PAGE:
MESA Discusses Academic Boycott Of Israel
|No. 1988||March 21, 2007|
|(L-r) Leila Farsakh, Nancy Murray, Chuck Turner, Felicia Eaves, Omar Barghouti, Ilan Pappé and David Wildman (Staff photos M. Horton).|
Washington Report on Middle East Affairs, March 2007, page 58
THE MIDDLE EAST STUDIES Association (MESA) hosted a special session at its annual conference in Boston on Nov. 16 entitled “Academic Freedom and Academic Boycotts: A Symposium.” The panel was organized by New York University Professor (and MESA president-elect) Zachary Lockman and Georgetown University Professor Ahmed Dallal.
A strategic boycott of certain Israeli academic institutions who build on occupied Palestinian territory and provide research and justification for occupation is “regrettably necessary,” said Westchester University Professor Lawrence Davidson, because “the vast majority of Israeli academics are silent or active participants.”
“Academic freedom is not a luxury,” argued Institute for Advanced Study Professor Joan Scott, “but part of advocating for human rights.” Proponents of an academic boycott of Israel are putting “political tact ahead of principle,” she said.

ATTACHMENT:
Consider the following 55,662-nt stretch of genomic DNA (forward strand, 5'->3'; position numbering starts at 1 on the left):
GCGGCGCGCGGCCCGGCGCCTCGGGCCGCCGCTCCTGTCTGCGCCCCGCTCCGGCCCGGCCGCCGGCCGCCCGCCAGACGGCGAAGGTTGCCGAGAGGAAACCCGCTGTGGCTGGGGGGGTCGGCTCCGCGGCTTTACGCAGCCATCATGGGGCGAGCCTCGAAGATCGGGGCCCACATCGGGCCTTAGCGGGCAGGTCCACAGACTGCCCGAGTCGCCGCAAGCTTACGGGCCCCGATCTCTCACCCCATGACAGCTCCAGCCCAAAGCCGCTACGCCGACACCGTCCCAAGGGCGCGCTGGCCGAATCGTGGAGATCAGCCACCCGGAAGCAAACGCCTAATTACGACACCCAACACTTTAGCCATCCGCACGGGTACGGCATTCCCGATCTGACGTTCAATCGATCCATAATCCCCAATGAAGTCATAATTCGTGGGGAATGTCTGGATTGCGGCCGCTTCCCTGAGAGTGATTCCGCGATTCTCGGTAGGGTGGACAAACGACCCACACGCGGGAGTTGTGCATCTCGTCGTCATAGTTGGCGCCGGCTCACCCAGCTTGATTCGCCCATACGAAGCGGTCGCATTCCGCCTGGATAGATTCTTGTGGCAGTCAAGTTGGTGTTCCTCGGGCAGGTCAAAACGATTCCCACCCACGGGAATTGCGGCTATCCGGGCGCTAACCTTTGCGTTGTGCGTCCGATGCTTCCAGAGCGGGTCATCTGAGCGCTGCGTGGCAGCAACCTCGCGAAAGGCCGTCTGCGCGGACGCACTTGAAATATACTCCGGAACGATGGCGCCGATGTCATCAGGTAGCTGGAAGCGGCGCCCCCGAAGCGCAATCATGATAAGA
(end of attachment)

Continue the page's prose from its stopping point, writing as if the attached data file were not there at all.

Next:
(L-r) Omar Barghouti, Joe Stork, Joan Scott, Lawrence Davidson and Zachary Lockman (Staff photos M. Horton).
In the opinion of Joe Stork, chair of the MESA Committee on Academic Freedom Chair and deputy director of Human Rights Watch’s Middle East & North Africa division, MESA should “oppose subordination of academic freedom” to the pursuit of other human rights.
Omar Barghouti, co-founder of the Palestinian Campaign for the Academic and Cultural Boycott of Israel (PACBI), argued that the privileging of academic freedom “circumscribes the moral obligations of academics.” He reminded the panelists that international law “explicitly couples academic freedom with obligations.” Regarding a recent American Association of University Professors (AAUP) rejection of the PACBI boycott call, Barghouti cited the precedent of such measures in the “extraordinary situation” of South Africa and questioned the double standard. If such hypocrisy and inaction continues, he argued, academics run the risk of becoming “hopelessly irrelevant and irredeemably biased.”
Given that all the panelists expressed support for the use of Boycott, Divestment and Sanctions (BDS) against Israel generally, many audience members expressed frustration at the abstractness of the debate in the face of worsening realities. They saw opposition to the tactic of academic boycott as inaction. “I am willing to risk losing a certain amount of academic freedom,” Davidson stated, to “raise the cost” of Israel’s aggression.